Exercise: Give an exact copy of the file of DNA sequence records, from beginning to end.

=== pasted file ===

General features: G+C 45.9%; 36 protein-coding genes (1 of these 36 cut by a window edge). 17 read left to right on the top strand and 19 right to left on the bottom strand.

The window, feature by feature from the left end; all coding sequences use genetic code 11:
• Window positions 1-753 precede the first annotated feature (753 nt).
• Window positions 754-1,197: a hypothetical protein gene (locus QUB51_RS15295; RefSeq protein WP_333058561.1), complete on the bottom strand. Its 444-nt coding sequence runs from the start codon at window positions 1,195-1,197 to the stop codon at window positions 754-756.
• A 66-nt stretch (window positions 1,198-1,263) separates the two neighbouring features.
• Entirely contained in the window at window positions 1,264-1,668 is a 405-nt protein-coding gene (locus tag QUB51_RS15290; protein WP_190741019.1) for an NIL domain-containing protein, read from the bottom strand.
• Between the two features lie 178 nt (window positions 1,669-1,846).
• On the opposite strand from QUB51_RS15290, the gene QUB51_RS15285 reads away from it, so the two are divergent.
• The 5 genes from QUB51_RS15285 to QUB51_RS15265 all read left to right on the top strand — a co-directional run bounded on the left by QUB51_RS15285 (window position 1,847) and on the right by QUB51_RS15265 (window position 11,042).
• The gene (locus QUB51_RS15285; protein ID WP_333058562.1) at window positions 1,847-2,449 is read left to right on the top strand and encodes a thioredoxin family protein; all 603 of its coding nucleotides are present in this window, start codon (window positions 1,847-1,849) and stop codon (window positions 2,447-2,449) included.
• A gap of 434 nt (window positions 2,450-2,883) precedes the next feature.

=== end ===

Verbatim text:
General features: G+C 45.9%; 36 protein-coding genes (1 of these 36 cut by a window edge). 17 read left to right on the top strand and 19 right to left on the bottom strand.

The window, feature by feature from the left end; all coding sequences use genetic code 11:
• Window positions 1-753 precede the first annotated feature (753 nt).
• Window positions 754-1,197: a hypothetical protein gene (locus QUB51_RS15295; RefSeq protein WP_333058561.1), complete on the bottom strand. Its 444-nt coding sequence runs from the start codon at window positions 1,195-1,197 to the stop codon at window positions 754-756.
• A 66-nt stretch (window positions 1,198-1,263) separates the two neighbouring features.
• Entirely contained in the window at window positions 1,264-1,668 is a 405-nt protein-coding gene (locus tag QUB51_RS15290; protein WP_190741019.1) for an NIL domain-containing protein, read from the bottom strand.
• Between the two features lie 178 nt (window positions 1,669-1,846).
• On the opposite strand from QUB51_RS15290, the gene QUB51_RS15285 reads away from it, so the two are divergent.
• The 5 genes from QUB51_RS15285 to QUB51_RS15265 all read left to right on the top strand — a co-directional run bounded on the left by QUB51_RS15285 (window position 1,847) and on the right by QUB51_RS15265 (window position 11,042).
• The gene (locus QUB51_RS15285; protein ID WP_333058562.1) at window positions 1,847-2,449 is read left to right on the top strand and encodes a thioredoxin family protein; all 603 of its coding nucleotides are present in this window, start codon (window positions 1,847-1,849) and stop codon (window positions 2,447-2,449) included.
• A gap of 434 nt (window positions 2,450-2,883) precedes the next feature.